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hungry like the moose

Moose eat so much, they may be worsening climate change

Research has found that moose may actually be contributing to climate change. The mammal's enormous appetite (eating up to 60 pounds per day!) may actually be reducing forests' ability to store carbon, The Washington Post writes.

"It was really a surprise to see how much moose can influence vegetation growth, the carbon cycle, and the climate system," said co-author of the study Xiangping Hu in a news release. Moose reportedly consume 10 percent of the Norwegian forestry industry's yearly harvest as well as "alter land cover properties ... with direct implications for the climate," per the report.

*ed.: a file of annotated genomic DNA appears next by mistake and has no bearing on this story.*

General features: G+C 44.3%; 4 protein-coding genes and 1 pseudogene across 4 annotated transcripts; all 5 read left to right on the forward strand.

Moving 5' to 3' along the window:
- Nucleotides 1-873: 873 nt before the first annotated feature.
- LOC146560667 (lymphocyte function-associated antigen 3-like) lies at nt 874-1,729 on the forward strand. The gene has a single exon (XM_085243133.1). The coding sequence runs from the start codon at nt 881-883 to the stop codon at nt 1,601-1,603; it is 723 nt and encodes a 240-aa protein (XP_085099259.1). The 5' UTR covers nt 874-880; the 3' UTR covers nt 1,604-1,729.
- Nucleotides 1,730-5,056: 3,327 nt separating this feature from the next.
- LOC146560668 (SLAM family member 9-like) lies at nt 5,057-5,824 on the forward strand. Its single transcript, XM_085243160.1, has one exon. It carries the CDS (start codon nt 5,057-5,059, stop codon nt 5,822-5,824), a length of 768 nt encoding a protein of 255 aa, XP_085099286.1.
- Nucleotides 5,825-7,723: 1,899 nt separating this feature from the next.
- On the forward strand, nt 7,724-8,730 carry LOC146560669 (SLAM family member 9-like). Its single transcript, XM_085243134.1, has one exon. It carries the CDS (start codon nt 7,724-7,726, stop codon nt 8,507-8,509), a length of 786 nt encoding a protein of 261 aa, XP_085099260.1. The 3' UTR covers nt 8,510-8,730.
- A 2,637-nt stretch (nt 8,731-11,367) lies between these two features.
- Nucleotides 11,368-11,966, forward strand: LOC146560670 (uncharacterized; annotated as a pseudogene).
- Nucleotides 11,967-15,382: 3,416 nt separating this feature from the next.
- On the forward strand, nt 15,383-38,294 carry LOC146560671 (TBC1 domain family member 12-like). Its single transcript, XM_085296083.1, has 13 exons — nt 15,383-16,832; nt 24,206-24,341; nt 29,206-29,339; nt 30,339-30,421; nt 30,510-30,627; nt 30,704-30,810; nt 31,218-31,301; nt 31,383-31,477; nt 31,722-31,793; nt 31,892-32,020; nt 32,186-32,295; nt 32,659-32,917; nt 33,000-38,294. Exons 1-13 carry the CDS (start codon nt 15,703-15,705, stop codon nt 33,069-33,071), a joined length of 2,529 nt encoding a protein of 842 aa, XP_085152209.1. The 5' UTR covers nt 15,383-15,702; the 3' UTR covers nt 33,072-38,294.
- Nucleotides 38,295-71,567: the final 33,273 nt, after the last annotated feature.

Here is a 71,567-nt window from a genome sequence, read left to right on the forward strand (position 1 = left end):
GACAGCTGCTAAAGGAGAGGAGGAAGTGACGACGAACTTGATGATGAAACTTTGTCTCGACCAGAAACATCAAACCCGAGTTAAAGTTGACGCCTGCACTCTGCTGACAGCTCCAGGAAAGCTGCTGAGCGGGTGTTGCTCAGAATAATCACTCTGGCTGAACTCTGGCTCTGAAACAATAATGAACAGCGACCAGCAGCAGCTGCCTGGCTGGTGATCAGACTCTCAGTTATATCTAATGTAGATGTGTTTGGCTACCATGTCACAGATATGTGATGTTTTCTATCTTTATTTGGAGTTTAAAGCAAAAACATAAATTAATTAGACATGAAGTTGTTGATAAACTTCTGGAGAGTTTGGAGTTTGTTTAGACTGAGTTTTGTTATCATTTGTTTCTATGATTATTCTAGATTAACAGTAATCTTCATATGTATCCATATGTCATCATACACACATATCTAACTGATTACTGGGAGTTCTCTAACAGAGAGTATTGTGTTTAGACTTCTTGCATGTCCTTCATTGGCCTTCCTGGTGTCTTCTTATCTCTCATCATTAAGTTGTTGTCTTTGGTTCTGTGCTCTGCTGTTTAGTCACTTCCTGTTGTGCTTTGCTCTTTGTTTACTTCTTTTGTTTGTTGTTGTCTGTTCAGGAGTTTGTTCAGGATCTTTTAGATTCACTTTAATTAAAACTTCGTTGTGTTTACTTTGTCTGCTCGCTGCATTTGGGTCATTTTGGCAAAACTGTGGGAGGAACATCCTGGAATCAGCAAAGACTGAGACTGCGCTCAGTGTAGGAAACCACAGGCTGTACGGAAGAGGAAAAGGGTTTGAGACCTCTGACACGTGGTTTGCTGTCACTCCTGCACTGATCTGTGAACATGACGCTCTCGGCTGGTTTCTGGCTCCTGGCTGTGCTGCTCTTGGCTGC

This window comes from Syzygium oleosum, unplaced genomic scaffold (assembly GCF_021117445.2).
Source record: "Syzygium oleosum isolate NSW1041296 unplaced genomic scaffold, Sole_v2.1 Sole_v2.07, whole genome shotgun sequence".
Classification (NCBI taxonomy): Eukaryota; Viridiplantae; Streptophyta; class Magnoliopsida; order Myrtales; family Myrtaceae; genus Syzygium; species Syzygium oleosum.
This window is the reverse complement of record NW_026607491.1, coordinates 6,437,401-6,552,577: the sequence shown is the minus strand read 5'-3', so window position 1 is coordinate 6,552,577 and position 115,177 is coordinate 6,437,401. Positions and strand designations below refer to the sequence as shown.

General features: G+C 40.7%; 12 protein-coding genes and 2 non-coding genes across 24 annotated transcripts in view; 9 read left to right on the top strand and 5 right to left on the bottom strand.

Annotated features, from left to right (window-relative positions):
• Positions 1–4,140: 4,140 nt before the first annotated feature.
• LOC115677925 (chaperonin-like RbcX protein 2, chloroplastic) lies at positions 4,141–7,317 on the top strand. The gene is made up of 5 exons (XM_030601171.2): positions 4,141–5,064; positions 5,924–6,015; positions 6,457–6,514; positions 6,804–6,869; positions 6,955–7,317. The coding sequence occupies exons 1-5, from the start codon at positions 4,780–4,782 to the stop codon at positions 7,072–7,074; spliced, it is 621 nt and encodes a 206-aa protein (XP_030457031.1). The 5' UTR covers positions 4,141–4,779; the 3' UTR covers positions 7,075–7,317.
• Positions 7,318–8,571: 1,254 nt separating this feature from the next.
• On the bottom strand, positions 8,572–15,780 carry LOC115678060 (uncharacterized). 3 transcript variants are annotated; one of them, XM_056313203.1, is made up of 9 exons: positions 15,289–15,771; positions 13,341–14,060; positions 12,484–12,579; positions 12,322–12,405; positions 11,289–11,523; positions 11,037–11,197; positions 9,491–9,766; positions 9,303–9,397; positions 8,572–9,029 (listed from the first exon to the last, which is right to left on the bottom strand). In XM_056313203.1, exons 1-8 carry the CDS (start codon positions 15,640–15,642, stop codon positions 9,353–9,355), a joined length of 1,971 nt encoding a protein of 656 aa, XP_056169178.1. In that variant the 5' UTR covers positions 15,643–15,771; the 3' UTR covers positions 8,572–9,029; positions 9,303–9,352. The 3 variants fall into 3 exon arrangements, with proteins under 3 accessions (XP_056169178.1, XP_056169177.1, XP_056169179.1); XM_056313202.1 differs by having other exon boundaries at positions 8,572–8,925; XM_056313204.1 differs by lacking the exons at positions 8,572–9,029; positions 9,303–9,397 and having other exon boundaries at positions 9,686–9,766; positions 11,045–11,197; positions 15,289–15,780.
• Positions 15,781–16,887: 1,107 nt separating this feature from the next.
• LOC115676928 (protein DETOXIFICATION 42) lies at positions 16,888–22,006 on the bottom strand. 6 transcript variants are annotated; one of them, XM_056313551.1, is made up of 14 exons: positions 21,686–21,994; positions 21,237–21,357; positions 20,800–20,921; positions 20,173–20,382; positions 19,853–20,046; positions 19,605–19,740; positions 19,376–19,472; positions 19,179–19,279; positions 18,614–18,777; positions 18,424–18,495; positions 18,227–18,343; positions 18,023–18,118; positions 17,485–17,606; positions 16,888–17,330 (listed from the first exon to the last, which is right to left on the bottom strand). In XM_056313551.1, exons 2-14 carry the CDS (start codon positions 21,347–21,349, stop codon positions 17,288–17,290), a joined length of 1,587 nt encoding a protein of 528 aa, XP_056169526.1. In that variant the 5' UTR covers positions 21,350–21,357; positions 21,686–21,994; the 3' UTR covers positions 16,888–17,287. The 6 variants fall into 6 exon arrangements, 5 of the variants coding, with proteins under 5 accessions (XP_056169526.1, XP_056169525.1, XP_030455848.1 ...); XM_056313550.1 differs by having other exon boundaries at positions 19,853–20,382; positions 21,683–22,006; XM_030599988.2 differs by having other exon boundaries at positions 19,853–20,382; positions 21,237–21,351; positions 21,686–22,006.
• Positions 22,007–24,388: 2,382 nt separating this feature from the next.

"Moose are an ecosystem engineer in the forest ecosystem," said Gunnar Austrheim, one of the study's co-authors, adding that they "strongly impact everything from the species composition and nutrient availability in the forest." Along with eating forest trees which act as carbon sinks, moose feeding also impacts surface albedo or "fraction of reflected solar energy radiation." As the animals eat the trees, they allow more light to reflect off the forest floor, cooling it until the canopy regrows.

Moose have been found to benefit the forestry industry by eating deciduous trees and leaving the coniferous species, which tend to get harvested. "So moose to some extent, are helping them because they're reducing competition," explained Francesco Cherubini, also an author of the study. However, this is not necessarily good for climate change because it reduces the biodiversity of the region as well as the ability to hold carbon.

"I think as we get more of an understanding of how all these different things are interrelated, land managers could come up with an optimal plan," Cherubini remarked. "That could be a much-needed win-win solution for climate, for biodiversity, and for timber value."